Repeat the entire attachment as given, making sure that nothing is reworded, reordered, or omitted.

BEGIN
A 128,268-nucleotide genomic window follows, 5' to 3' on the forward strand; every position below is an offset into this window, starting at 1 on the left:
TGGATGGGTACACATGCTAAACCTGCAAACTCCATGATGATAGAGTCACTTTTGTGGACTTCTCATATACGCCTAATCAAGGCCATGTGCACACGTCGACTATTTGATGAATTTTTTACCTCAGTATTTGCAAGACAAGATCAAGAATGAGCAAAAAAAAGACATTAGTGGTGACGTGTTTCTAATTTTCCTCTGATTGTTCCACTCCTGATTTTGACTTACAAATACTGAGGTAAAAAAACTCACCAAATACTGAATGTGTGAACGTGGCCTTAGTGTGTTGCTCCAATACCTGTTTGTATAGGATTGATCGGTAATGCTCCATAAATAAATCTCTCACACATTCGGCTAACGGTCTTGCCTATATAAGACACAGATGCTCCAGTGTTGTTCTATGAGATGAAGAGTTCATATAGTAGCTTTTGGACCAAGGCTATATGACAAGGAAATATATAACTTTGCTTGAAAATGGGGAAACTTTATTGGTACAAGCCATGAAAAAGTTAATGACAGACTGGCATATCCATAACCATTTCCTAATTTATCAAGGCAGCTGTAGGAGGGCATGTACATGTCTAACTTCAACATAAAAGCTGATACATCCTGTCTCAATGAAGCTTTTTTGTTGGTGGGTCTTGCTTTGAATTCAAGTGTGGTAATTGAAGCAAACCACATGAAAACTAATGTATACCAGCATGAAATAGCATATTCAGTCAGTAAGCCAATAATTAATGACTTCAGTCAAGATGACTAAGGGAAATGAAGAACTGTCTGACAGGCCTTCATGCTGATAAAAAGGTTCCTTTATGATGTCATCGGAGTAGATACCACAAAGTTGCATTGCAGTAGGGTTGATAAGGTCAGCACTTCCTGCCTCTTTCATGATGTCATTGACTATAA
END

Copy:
A 128,268-nucleotide genomic window follows, 5' to 3' on the forward strand; every position below is an offset into this window, starting at 1 on the left:
TGGATGGGTACACATGCTAAACCTGCAAACTCCATGATGATAGAGTCACTTTTGTGGACTTCTCATATACGCCTAATCAAGGCCATGTGCACACGTCGACTATTTGATGAATTTTTTACCTCAGTATTTGCAAGACAAGATCAAGAATGAGCAAAAAAAAGACATTAGTGGTGACGTGTTTCTAATTTTCCTCTGATTGTTCCACTCCTGATTTTGACTTACAAATACTGAGGTAAAAAAACTCACCAAATACTGAATGTGTGAACGTGGCCTTAGTGTGTTGCTCCAATACCTGTTTGTATAGGATTGATCGGTAATGCTCCATAAATAAATCTCTCACACATTCGGCTAACGGTCTTGCCTATATAAGACACAGATGCTCCAGTGTTGTTCTATGAGATGAAGAGTTCATATAGTAGCTTTTGGACCAAGGCTATATGACAAGGAAATATATAACTTTGCTTGAAAATGGGGAAACTTTATTGGTACAAGCCATGAAAAAGTTAATGACAGACTGGCATATCCATAACCATTTCCTAATTTATCAAGGCAGCTGTAGGAGGGCATGTACATGTCTAACTTCAACATAAAAGCTGATACATCCTGTCTCAATGAAGCTTTTTTGTTGGTGGGTCTTGCTTTGAATTCAAGTGTGGTAATTGAAGCAAACCACATGAAAACTAATGTATACCAGCATGAAATAGCATATTCAGTCAGTAAGCCAATAATTAATGACTTCAGTCAAGATGACTAAGGGAAATGAAGAACTGTCTGACAGGCCTTCATGCTGATAAAAAGGTTCCTTTATGATGTCATCGGAGTAGATACCACAAAGTTGCATTGCAGTAGGGTTGATAAGGTCAGCACTTCCTGCCTCTTTCATGATGTCATTGACTATAA